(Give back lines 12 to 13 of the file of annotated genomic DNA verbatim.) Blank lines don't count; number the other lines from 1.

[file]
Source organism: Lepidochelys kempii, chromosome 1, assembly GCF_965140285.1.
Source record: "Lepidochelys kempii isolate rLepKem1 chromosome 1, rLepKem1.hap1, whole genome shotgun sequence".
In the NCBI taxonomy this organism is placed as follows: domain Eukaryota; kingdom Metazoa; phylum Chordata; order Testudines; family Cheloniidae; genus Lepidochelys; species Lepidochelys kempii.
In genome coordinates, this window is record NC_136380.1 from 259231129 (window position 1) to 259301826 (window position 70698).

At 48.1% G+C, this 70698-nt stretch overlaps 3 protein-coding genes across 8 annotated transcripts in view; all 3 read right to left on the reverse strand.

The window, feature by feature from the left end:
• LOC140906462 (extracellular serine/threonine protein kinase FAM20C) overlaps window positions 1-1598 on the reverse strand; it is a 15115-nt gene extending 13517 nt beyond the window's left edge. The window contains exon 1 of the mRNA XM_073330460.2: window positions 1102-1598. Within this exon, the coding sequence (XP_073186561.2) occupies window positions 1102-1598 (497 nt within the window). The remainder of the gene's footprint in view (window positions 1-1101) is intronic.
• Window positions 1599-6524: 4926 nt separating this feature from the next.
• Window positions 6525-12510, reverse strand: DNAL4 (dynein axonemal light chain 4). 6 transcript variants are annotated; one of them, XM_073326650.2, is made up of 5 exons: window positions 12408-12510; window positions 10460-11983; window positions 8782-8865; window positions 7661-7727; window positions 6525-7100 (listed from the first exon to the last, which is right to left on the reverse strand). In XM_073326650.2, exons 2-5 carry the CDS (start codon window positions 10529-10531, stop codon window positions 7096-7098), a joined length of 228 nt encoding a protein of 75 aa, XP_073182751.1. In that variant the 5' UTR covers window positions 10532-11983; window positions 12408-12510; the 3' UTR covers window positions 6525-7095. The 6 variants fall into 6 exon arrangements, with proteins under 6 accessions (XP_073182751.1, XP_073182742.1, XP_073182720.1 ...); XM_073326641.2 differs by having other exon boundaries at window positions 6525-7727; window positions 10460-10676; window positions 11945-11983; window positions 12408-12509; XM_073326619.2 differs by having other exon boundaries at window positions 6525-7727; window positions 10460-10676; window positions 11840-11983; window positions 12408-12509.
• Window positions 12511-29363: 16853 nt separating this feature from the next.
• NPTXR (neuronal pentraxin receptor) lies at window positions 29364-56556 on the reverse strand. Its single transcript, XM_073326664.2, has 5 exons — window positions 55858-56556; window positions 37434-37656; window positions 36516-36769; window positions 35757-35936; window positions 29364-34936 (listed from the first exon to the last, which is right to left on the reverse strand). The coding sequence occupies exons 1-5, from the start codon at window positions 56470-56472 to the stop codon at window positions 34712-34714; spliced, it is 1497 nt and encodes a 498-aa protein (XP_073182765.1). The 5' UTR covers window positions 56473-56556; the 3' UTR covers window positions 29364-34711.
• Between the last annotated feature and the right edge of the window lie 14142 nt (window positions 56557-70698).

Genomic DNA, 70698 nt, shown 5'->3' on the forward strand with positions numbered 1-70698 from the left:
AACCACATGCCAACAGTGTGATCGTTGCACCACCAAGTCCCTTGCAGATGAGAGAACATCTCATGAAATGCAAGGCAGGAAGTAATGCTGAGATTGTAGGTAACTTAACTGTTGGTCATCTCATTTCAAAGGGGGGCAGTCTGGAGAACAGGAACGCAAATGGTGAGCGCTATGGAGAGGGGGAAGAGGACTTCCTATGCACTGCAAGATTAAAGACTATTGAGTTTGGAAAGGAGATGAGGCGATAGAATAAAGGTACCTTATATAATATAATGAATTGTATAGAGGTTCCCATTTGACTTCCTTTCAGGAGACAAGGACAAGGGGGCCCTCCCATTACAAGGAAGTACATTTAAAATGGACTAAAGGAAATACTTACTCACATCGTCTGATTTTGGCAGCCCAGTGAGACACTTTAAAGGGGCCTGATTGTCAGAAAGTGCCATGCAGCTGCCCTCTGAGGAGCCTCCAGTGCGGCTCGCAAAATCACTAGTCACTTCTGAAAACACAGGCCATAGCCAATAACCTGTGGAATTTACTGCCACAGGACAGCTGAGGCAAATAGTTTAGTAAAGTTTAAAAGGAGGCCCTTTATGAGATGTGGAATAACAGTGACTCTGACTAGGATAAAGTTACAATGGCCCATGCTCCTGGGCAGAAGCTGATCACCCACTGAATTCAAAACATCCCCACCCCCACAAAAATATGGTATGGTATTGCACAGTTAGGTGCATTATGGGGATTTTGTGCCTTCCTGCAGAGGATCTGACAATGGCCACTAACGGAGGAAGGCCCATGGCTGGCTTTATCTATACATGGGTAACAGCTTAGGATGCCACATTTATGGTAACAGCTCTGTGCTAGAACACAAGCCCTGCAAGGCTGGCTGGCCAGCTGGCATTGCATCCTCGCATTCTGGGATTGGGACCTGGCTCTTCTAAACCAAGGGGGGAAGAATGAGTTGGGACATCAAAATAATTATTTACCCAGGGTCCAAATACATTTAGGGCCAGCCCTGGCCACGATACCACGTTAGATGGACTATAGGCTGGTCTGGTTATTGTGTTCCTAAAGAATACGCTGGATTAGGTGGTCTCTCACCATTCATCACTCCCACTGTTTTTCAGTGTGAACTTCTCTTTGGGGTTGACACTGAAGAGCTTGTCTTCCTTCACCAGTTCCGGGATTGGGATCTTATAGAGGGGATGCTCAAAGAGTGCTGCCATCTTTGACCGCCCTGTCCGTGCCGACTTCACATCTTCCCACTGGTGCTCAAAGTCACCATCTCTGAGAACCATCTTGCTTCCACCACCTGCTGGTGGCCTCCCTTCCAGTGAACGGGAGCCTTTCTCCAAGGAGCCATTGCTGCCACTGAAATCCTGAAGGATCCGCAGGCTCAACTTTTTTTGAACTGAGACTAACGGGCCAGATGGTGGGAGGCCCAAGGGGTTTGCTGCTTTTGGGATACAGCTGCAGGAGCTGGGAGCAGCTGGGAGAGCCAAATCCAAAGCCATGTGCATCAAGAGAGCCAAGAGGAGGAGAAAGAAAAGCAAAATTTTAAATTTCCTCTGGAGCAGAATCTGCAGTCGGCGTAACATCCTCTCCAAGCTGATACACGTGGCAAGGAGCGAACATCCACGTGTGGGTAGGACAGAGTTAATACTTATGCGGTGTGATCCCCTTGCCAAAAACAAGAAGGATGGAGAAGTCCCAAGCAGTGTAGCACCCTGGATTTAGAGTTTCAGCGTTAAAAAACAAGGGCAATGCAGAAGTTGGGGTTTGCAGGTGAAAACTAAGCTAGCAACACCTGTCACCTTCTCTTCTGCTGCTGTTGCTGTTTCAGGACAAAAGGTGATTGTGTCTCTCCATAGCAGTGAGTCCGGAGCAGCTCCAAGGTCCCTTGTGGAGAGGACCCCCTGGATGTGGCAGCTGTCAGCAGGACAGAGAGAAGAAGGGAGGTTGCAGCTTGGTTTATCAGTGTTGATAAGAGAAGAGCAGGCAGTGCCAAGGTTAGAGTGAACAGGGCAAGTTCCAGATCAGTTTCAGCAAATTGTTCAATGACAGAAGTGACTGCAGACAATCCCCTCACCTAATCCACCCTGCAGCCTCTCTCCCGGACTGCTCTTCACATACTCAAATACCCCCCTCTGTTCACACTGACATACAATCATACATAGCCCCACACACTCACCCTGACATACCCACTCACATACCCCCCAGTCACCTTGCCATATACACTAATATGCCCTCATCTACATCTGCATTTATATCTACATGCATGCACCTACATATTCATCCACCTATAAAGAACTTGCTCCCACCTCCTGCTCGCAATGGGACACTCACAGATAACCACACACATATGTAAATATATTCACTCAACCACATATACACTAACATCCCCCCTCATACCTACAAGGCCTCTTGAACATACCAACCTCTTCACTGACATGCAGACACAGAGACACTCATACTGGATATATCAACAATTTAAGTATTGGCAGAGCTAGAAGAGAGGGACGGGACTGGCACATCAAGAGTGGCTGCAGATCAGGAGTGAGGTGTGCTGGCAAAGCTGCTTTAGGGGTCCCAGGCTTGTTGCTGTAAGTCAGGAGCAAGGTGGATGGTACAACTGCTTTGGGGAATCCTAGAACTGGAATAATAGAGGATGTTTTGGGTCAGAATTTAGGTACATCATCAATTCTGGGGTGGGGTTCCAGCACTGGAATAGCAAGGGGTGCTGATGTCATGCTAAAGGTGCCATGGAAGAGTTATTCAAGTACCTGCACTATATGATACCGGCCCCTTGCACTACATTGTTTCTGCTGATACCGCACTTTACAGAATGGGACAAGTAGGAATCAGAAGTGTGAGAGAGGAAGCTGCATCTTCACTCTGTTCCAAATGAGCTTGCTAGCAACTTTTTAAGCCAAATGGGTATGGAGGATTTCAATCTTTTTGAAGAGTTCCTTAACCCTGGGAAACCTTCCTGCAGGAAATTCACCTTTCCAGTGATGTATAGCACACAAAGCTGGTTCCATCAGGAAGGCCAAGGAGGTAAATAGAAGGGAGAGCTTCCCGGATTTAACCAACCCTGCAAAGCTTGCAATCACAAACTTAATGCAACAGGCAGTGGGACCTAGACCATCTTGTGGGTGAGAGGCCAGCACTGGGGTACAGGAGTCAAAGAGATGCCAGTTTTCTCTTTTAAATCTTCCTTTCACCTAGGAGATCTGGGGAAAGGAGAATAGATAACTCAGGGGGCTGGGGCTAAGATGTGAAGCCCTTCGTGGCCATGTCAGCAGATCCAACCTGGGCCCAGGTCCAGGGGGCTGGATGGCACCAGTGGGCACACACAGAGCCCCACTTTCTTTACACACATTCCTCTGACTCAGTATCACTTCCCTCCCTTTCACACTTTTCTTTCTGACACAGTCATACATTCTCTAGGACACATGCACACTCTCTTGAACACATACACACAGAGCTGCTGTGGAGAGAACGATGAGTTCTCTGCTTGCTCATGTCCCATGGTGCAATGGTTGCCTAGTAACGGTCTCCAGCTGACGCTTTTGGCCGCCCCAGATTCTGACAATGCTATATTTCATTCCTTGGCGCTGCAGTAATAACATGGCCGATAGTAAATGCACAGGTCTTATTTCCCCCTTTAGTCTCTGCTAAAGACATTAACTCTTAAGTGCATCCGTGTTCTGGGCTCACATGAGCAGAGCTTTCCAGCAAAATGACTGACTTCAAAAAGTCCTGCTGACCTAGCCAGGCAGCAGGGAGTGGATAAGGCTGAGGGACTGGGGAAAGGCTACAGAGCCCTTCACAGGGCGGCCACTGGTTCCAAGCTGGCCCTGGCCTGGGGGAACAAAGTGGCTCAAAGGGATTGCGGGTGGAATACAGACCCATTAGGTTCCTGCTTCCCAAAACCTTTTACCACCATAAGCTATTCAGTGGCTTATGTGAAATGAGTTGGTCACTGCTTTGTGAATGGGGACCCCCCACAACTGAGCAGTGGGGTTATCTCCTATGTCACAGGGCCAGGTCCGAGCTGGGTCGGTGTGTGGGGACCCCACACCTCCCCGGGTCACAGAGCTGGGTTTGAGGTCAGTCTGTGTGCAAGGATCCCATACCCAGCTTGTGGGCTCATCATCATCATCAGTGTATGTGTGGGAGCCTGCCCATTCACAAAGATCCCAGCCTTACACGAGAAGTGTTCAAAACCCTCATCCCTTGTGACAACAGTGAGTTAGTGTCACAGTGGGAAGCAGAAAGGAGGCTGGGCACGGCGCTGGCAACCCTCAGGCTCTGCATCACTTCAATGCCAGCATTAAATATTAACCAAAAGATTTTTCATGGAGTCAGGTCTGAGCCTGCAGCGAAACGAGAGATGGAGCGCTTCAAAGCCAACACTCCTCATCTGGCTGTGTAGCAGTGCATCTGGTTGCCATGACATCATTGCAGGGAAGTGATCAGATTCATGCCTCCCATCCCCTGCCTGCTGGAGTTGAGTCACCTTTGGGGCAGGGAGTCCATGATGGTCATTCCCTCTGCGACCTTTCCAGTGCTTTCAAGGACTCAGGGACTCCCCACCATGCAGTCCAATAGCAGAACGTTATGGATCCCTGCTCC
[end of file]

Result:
• Between the last annotated feature and the right edge of the window lie 14142 nt (window positions 56557-70698).

Genomic DNA, 70698 nt, shown 5'->3' on the forward strand with positions numbered 1-70698 from the left: